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Saturday, 28 September 2013
A Russian Moment 17 - Grand Duchess Alexandra Nicholayevna Memorial, Peterhof
Topic: Alexandra Nicholayevna, GD


The beautiful memorial bench and bust of Grand Duchess Alexandra Nicholayevna was created in 1844-47 (restored in 2000) in the Lower Park, Peterhof
 
One of the most tragic figures among the Romanov grand duchesses has to be the Grand Duchess Alexandra Nicholayevna of Russia. Born on 24 June, 1825, she was the youngest daughter of Emperor Nicholas I and his wife, Empress Alexandra Feodorovna (née Princess Charlotte of Prussia).

In the family she was known as "Adini," and she was reportedly her father's favourite child; according to her sister Olga's memoirs, he maintained that she alone among his children had inherited her mother's "Prussian look". It was also said that she resembled her grandmother, Queen Louise of Prussia. Nicholas affectionately spoke of Adini as "... a little moppet, but very sweet".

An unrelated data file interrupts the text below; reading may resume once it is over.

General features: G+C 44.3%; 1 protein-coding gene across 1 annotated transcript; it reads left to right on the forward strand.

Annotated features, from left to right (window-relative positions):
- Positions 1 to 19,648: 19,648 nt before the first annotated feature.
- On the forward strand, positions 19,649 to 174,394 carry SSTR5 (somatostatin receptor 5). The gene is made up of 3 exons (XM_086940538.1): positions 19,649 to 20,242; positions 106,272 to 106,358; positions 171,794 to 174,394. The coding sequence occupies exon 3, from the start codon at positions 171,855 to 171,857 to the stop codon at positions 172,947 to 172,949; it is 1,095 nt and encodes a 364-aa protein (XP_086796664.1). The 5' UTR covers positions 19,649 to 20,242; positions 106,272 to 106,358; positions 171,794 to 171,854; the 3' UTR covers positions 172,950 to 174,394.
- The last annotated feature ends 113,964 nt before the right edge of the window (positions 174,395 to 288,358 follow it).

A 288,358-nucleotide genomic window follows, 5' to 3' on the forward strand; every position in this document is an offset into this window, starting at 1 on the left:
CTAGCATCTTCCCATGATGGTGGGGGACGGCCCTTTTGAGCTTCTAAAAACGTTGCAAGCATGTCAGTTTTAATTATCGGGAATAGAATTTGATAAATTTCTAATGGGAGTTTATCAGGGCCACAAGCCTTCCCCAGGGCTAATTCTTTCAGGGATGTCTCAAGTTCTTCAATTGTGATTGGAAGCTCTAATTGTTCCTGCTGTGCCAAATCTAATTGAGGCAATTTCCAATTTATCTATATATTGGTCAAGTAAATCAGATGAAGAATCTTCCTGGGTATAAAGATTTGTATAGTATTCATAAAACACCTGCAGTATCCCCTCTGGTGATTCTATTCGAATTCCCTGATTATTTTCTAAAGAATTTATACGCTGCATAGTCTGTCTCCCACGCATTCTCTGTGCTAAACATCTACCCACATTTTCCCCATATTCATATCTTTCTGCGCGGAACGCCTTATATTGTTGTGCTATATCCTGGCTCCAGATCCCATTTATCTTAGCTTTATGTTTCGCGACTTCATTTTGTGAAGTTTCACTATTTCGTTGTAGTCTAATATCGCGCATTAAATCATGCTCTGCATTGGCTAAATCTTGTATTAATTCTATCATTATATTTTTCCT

Alexandra was famous in Saint Petersburg society for both her beauty and her lively personality. She was also the musician in the family. A serious student of vocal music, she was talented enough to qualify for lessons from the famous soprano Henriette Sontag.

On 28 January 1844, Alexandra married Prince Frederick William of Hesse (1820–1884) in St. Petersburg. Alexandra became acutely ill with tuberculosis shortly before her wedding, and this complicated the pregnancy which soon followed. She was never well enough to travel to Hesse and take up her new position with her husband. They stayed in St. Petersburg, where her health rapidly declined.

She went into labour prematurely, three months before the child was due, and gave birth to a son on 10 August, 1844, Wilhelm. The infant died shortly after he was born, and Alexandra died later the same day, she was only 19 years of age. Her parents were devastated and their grief would last until the end of their lives. She was buried with her baby son in her arms on 4 August, 1844, at the Peter and Paul Cathedral in St. Petersburg. Her remains were later transferred to the Grand Ducal Burial Chapel between 23-28 September, 1911.

Between 1844-47, a memorial bench with a small sculpture bust of the Grand Duchess Alexandra Feodorovna was created in the gardens of the Lower Park at Peterhof. It was restored in 2000. Her rooms in the Cottage Palace have been preserved just as they were at the time of her death. 
 
© Paul Gilbert @ Royal Russia. 27 September, 2013
 

 

Posted by Paul Gilbert at 10:09 AM EDT
Updated: Saturday, 28 September 2013 10:49 AM EDT
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